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How to Use Voice Recognition Safely

by : Stan Jaslar

Voice recognition tools offer a convenient way for banking customers to identify themselves when getting information about their accounts over the phone. In theory, these tools are great — after all, voices are as unique as fingerprints. But unfortunately, there have been some issues with these tools in the past. In particular, Joe Simmons was able to bypass the security at HSBC by mimicking the voice of his fraternal twin brother BBC reporter Dan Simmons.

If you want to use voice recognition tools at your financial institution, you need to ensure that you’re creating a safe situation for your customers. To do that, keep the following tips in mind.

Use Scores of Identifiers

When you’re working with a tech specialist to set up voice recognition software for your phone banking system, make sure that you ask how many identifiers the software uses. Ideally, you want a system that uses 100 or more identifiers such as intonation, accent, physical structure of the vocal cords, and scores of others. Keep in mind that although every voice is as unique as a fingerprint, you still need to make sure that the technology your financial institution utilizes has the ability to detect voices precisely.

Capture a Voice ID from Your Customers

Of course, you can’t just let customers call in and start talking. When they set up voice recognition for their account, you need the software to create an auditory ID for them. Typically, this process requires your banking customer to say a few words or repeat a few phrases into the system. Then, the system picks out the identifiers mentioned above, and it also records some of the keywords for future reference. Then, when your customer calls, the system compares and matches those elements before giving your customer access.

Don’t Give Unlimited Chances

When Joe Simmons breached his brother’s account, he tried seven times before he gained entry into the account. Ultimately, you need to decide how many times you allow customers to fail the voice recognition step before requiring more information. To be on the safe side, you should set up your system so that it refuses to allow entry into the account after a reasonable number of failed attempts.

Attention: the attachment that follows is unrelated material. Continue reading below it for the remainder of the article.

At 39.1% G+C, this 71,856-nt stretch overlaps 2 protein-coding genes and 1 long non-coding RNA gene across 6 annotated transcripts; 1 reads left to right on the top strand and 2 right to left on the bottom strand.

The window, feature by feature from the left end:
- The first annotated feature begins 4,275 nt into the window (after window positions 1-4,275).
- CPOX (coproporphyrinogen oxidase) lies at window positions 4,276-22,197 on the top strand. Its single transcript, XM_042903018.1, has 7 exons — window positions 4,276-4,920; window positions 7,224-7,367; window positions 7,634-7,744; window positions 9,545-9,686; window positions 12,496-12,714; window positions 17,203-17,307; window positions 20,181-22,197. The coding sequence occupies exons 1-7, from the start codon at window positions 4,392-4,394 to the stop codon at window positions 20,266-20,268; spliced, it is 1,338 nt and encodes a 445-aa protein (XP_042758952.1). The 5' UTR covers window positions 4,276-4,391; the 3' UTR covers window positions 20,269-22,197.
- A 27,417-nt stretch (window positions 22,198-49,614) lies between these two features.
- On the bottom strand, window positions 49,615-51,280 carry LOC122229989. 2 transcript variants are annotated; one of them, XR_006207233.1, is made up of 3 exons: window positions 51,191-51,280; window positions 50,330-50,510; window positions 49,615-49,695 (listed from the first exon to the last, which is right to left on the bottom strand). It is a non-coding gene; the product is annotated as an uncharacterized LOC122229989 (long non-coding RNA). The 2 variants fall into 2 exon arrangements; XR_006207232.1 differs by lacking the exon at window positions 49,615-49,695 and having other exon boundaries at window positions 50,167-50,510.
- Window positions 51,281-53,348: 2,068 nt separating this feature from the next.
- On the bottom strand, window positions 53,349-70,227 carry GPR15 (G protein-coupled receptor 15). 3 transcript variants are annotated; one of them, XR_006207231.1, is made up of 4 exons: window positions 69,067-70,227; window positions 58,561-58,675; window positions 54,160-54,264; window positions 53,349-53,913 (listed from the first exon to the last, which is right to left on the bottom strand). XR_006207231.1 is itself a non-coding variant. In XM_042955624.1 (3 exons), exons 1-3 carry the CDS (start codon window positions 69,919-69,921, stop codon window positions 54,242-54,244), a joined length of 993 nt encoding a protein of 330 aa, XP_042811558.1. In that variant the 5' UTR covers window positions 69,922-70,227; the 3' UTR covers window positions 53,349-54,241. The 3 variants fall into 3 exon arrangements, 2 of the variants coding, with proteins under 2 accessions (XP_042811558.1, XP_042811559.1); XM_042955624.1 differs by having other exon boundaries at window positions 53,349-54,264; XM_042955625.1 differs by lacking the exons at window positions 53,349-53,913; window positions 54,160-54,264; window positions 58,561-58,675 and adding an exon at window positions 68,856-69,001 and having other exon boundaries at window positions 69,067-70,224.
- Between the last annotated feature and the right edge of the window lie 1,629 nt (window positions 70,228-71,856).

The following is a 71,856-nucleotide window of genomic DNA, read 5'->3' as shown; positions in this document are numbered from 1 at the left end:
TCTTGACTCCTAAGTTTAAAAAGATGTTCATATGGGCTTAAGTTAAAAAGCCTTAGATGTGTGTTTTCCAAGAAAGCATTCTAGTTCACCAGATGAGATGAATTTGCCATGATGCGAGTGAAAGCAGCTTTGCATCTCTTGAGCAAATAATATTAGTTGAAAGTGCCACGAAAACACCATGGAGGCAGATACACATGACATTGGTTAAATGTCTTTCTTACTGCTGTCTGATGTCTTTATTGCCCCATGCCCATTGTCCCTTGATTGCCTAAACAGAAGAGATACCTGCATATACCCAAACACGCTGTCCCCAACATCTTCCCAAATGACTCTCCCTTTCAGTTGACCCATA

If customers are repeatedly turned away while trying to get into their own accounts, you can urge them to contact you directly. Then you can talk with your software developer about which steps you can talk to make the software work better for those customers.

Utilize Dual-Factor Authentication

In cases where the software doesn’t recognize a customer’s voice, you may want to utilize dual-factor authentication. For instance, your voice recognition tools could say something to the effect of, “We’re having trouble recognizing your voice today. To verify your identity, we’re going to send a single-use passcode to your cell phone or your email address.” This step can be ideal in situations where the customer’s voice sounds strange because they have a cold or a scratchy voice.

However, you may just want to use dual-factor authentication as a first line of defense. You don’t necessarily have to wait for the software to fail to recognize the individual’s voice. To this end, you can send out a code to an address on file as explained above, or you can require the individual to enter the last four digits of their social security number or a similar identifying detail.

Consider Working with Digital Assistants

If you’re not ready to implement voice recognition tools on your phone banking line, you may want to let customers access their information through digital assistants such as Alexa or Google Assistant. You can work with a developer to create an app or skill for these devices, or you can allow customers to access their accounts by speaking directly to their digital assistant.

For instance, you may want your customers to be able to say, “Alexa, what’s the balance in my bank account?”. Then, Alexa contacts to your online banking system and retrieves the necessary information for your customer. This option has two authentication elements built in. The customer’s voice is one, and the IP address for the digital assistant is the other.

Choose Strong Technology Partners

Finally, whether you’re implementing voice recognition tools or using any other type of security elements, you need strong technology partners to help you.

When you run a financial institution, preventing fraud needs to be one of your top priorities, but with technology constantly changing, this can be difficult to manage on your own. Let us help. At SQN Banking Systems, we provide a variety of hosted fraud protection solutions to our clients. To learn more, contact us today.



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